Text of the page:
We do safety checks multiple times throughout surgery, these are part of the World Health Organisation (WHO) Surgical Safety Checklist. Surgeons around the world use the checklist and this has saved many lives.


In the recovery room

When your operation has finished you will wake up in the recovery room. You can start to drink once you are more alert and the nurse tells you that you can. When you are comfortable and your nurse is happy with your recovery, you will then be taken back to the Ward. Sometimes you may need to be cared for in the Intensive Care Unit (ICU).

You will be monitored closely overnight, feel free to ignore us and keep sleeping unless we ask you questions. You may not want to drink very much at first, but fluid can be given through a drip to keep you hydrated if required. You can eat and drink once you feel you want to. You can have visitors for a short while in the evening after your operation.


Pain Management

Most operations cause some discomfort afterwards. The anaesthetist gives you pain killers whilst you are asleep. If you are in pain when you wake up tell your nurse, and they can give extra pain relief. The anaesthetist may visit to make sure your pain is controlled.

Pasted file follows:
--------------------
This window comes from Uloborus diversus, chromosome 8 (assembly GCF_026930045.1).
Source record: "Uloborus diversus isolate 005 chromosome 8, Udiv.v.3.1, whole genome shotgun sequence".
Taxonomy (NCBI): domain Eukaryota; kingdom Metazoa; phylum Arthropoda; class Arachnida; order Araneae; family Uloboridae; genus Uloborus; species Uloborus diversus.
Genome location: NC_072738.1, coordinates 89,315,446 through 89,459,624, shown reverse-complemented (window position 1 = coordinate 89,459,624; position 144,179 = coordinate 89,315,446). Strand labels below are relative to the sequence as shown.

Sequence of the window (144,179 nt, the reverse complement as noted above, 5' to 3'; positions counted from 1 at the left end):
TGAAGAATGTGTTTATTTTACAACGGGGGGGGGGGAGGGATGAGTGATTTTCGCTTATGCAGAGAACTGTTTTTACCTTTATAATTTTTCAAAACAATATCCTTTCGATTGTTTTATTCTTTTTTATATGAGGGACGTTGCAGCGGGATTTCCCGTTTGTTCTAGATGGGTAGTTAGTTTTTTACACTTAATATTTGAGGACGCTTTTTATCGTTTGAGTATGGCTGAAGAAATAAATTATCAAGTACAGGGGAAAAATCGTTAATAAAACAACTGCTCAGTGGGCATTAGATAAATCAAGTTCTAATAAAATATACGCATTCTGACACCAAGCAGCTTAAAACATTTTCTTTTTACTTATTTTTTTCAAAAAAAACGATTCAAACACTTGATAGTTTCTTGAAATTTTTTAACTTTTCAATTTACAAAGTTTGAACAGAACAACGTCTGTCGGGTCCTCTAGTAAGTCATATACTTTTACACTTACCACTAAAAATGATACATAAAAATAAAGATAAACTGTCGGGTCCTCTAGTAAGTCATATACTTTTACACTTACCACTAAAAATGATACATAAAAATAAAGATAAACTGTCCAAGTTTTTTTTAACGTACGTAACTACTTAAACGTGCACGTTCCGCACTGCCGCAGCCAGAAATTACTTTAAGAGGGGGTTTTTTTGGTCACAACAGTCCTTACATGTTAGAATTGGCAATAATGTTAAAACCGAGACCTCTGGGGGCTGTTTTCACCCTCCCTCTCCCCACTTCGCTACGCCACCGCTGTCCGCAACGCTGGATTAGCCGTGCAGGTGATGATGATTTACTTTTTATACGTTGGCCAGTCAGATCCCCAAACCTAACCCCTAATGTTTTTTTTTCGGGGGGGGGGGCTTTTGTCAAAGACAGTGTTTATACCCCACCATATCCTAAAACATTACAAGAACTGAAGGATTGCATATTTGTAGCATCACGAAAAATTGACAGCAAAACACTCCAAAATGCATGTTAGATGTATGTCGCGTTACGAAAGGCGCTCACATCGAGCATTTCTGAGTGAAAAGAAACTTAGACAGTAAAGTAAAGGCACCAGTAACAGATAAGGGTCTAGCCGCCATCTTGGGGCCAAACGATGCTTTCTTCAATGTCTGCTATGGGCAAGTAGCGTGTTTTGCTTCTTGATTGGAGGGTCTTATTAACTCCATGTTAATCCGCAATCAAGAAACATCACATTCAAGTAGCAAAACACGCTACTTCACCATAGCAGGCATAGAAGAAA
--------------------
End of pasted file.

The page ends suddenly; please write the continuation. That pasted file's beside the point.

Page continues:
Pain following surgery is a worry for many people. Pain control is important for your recovery following surgery, we want you to be as stress and pain free as possible. The following methods can be used for your pain relief, depending on what suits you best. Morphine and codeine cause constipation; it is best to prevent this problem by drinking plenty, walking around, having a healthy diet, and taking laxatives.


Patient Controlled Analgesia (PCA)

This is a popular method, it allows you to be in control of your pain relief. Your PCA system will be set up in the recovery room when you wake up after surgery. At Heartlands we use electronic pumps with a handset. A drip will be set up and connected to a pump containing morphine. Whenever you feel pain, you press a button to receive a small dose of morphine from the pump.